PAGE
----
There are approximately 30 miles of tidally influenced shorelines in Stafford County. Before any construction on the shoreline or water’s edge begins, permits and approvals from the respective federal, state or local agencies are required. The number and type of necessary permits and approvals will vary depending on the type, size and location of the project. To learn more please visit the County’s Shoreline Management Page.

You can also visit the Stafford County Comprehensive Coast Resource Management Portal created by VIMS to learn more about sea-level rise, tidal resources and to find guidance on shoreline management. 

Stafford County Comprehensive Coast Resource Management Portal

Be an Environmental Steward

Know your Watershed

Stafford County has 900 miles of streams and rivers. All of the County’s waterways drain to the Chesapeake Bay. The Bay is an important inter-state resource for the Mid-Atlantic region of the United States. Any impact to the waterways that drain to the Chesapeake Bay can have an impact on the tens of millions of people who depend on it. Some of these waterways are currently impaired by pollutants. Check the Environmental Protection Agency’s How’s My Waterway webpage to see if your local waterway is currently impaired and how you can help.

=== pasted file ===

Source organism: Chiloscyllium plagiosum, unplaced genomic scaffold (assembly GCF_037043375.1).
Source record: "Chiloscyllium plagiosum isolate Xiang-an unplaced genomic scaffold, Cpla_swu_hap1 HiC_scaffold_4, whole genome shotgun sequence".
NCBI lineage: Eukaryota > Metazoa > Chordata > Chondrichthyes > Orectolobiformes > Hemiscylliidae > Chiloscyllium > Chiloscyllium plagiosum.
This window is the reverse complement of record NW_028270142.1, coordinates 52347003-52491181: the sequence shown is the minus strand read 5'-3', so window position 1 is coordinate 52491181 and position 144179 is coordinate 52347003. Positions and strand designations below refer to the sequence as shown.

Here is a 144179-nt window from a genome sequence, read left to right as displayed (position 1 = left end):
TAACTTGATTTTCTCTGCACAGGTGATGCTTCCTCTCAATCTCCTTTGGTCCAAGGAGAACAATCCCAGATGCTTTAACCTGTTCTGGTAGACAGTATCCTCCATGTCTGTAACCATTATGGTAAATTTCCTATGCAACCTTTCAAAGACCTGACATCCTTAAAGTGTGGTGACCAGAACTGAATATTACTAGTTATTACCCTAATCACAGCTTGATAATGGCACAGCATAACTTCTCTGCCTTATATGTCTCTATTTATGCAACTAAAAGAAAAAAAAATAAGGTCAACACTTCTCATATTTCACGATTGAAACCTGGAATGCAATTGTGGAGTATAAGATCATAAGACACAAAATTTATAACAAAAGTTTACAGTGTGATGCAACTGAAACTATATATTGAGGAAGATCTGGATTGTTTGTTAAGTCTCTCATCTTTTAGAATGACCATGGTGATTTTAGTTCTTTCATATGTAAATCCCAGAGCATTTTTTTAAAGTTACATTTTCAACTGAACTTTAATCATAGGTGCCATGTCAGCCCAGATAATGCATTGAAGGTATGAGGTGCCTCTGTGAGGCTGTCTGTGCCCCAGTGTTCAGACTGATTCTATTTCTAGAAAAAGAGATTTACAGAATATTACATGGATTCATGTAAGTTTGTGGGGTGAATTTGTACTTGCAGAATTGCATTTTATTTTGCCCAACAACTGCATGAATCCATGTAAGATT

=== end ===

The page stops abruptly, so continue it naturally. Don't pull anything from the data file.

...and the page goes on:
How’s my waterway?,%20VA,%20USA/overview 

Landscape with Native Plants

Indigenous vegetation has many benefits. Native plants do not require fertilizers and require less pesticides and water.

Salt, Wash and Fertilize Responsibly

Excess salination, detergents and fertilizers degrade our water sources.

Pick up After Your Pets

Pet waste can be a major contaminant to our waterways. Abandoned pet waste can pollute nearby water sources with harmful bacteria.
Additional information can be found on our MS4: Pet Waste page

Don't Disturb Native Vegetation

Plants that surround our County’s waterways have many important functions. The tree canopy intercepts stormwater which promotes evapotranspiration, or the evaporation of water from leaves. The tree canopy also provides shade for water sources, which keeps water temperatures down and combats the growth of harmful algal blooms. Understory vegetation slows and absorbs runoff which prevents erosion and flooding.   

Educate Your Neighbors

We are better together, share what you have learned.

To further assist you with understanding of your responsibilities as a waterfront property owner, please visit the environmental division’s frequently asked questions page.